Processed outside validated parameters

For example, per the test performed on implantable grade Titanium ELI ASTM F136, 0.750” diameter bar results showed that excessive straightening could induce surface cracks.  Although there was no significant change in the physical properties before and after the test, under dynamic loading (Fatigue Test), the Fatigue cycles were reduced by a factor of 5 when operating outside of highly controlled and proven processes. Application life under validated processes averaged about 15,000 cycles but failure occurred within 20 percent of that application life, at about 3,500 cycles, with processes outside these parameters.

For Banner, an 18-month investment in design of experiment and collection of substantial data and documentation proved most valuable. The findings provided incontrovertible evidence of the need for validated procedures and processes. For Banner customers, the data offer an assurance of quality.

Reason #3: Because the FDA says so

The supply chain stands to receive unprecedented FDA scrutiny in today’s medical device industry. For the FDA, supplier controls represent a top Quality Hot Topic. Specifically, raw materials are increasingly a cause for concern. More than one-third of all 2010 Production and Process Controls (P&PC) subsystem warning letter cites are associated with regulation of material purchasing controls and acceptance activities (Section 820.50 and 820.80).  The FDA continues to add dozens of new field inspectors and contracts with yet more inspectors to increase the agency’s capacity to review purchasing controls and acceptance activities, as well as other quality system matters. This activity included the hiring of more than 700 inspectors to ensure adequate, timely inspections overseas.  The medical device industry cannot afford to pay less attention to quality topics than the FDA.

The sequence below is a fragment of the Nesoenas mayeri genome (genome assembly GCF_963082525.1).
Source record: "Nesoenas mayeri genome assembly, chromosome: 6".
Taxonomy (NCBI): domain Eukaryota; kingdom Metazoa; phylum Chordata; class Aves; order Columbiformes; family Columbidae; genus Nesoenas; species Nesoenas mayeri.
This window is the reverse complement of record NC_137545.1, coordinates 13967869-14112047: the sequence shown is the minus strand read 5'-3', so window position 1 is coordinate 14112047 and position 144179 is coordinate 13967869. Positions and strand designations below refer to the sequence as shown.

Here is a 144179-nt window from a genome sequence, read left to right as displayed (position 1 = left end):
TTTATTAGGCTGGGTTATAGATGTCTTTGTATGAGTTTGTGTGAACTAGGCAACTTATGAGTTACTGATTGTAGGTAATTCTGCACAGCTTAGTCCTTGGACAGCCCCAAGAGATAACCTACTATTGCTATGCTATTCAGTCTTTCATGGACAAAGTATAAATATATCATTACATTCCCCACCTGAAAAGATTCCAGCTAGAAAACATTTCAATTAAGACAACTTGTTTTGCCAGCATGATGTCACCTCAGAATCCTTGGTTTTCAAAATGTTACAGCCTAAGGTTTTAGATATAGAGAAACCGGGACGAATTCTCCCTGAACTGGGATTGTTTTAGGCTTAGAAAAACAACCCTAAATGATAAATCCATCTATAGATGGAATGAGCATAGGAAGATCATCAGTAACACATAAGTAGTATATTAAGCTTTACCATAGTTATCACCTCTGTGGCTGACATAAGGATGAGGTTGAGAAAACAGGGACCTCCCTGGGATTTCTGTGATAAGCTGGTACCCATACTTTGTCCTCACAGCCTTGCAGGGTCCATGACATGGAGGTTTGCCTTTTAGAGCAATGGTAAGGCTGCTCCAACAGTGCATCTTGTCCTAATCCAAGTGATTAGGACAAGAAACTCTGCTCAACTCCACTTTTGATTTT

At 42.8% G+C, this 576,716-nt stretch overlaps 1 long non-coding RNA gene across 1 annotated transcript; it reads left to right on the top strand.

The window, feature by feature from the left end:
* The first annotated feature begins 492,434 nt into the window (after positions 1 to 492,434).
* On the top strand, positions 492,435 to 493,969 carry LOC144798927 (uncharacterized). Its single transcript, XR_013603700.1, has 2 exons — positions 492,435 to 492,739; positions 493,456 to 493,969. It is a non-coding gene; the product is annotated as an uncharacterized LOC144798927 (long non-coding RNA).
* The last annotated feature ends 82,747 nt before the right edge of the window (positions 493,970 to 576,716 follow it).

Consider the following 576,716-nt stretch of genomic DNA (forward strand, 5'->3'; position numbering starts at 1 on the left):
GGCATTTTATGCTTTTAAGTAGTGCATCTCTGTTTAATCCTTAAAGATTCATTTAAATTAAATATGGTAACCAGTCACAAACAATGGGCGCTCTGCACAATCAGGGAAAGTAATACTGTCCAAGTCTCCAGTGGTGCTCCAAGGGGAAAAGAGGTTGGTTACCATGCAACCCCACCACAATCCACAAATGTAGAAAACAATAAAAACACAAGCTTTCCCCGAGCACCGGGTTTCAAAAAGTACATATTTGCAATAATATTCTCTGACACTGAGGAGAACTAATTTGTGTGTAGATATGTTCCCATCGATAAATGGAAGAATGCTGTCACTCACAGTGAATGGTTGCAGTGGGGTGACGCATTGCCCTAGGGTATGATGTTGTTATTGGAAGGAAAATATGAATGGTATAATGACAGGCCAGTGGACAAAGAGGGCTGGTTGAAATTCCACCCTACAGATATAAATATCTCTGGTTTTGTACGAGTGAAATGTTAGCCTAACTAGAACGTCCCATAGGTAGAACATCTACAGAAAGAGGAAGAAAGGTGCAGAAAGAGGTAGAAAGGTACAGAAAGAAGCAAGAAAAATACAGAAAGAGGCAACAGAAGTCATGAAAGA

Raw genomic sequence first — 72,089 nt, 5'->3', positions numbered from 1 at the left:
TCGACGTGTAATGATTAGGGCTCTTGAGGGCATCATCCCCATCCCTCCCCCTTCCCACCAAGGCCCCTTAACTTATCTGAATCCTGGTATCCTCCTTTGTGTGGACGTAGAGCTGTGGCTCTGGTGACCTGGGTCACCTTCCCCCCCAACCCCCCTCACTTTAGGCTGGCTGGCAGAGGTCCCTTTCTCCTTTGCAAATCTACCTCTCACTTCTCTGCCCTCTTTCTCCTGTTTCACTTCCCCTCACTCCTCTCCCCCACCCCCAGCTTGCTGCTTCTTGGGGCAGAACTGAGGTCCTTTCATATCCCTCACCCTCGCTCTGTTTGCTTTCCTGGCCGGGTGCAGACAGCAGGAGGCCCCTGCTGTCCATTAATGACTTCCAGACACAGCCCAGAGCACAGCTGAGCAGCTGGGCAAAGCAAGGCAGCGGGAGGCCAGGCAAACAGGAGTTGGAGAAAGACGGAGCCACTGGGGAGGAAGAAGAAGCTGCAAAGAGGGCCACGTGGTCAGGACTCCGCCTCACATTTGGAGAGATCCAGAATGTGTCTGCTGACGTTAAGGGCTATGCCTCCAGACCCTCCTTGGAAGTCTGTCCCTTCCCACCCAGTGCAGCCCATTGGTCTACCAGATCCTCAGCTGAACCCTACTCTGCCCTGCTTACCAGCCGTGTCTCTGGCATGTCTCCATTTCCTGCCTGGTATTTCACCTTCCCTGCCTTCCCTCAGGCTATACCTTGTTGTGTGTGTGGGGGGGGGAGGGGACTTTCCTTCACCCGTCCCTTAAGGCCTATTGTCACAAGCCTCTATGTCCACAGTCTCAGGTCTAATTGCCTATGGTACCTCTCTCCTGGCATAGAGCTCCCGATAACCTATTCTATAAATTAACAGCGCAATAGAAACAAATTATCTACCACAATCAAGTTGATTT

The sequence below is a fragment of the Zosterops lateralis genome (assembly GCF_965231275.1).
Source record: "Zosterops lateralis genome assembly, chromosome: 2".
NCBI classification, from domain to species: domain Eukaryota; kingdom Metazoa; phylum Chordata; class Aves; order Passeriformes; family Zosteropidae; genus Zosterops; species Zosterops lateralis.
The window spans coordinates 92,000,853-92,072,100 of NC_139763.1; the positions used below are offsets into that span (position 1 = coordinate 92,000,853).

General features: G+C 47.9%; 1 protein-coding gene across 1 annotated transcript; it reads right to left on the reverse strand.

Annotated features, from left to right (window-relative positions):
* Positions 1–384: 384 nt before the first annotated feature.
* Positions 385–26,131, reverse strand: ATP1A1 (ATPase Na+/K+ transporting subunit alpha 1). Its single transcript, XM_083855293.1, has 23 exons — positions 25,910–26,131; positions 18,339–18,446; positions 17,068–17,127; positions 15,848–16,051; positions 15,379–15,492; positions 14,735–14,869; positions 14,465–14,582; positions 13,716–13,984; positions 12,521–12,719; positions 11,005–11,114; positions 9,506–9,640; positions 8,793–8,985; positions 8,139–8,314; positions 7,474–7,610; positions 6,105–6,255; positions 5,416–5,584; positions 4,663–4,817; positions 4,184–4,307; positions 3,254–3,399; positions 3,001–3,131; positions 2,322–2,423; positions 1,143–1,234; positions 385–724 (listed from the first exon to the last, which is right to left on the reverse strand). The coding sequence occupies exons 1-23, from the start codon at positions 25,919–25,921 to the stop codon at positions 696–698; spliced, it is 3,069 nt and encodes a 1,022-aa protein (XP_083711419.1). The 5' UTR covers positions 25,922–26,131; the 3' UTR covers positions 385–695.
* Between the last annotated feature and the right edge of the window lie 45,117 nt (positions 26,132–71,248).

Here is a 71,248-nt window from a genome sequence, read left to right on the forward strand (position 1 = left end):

Recent history has generated considerable concern about the effectiveness of controls through the layers of suppliers to the device industry. Kimberly Trautman, Medical Device Quality Systems/GMP Expert, Office of Compliance, CDRH, FDA suggests that the industry should consider when, not if, additional events will occur. The FDA’s position is that device manufacturers must be accountable for the identification and mitigation of risk in all tiers of their supply chains.  The FDA has acknowledged that, as the medical device industry continues to grow worldwide, the agency’s oversight ability has become strained despite added resources. FDA inspections and authority often extend only to the finished device manufacturer, yet manufacturing of materials, critical components and entire devices is often outsourced; increasingly such outsourcing goes overseas. In response to these realities, the FDA puts its efforts into controlling the entities over which it has jurisdiction: the finished device manufacturer. In turn, the FDA demands that device manufacturers ensure selection of “only those suppliers, contractors, and consultants who have the capability to provide quality products and services.”[1] The finished device manufacturer is ultimately the party legally responsible for compliance with the Quality System regulation and for assuring the safety and effectiveness of the finished device, a point once again emphasized in an August, 2011 FDA Supplier Quality Management Congress presentation by Trautman.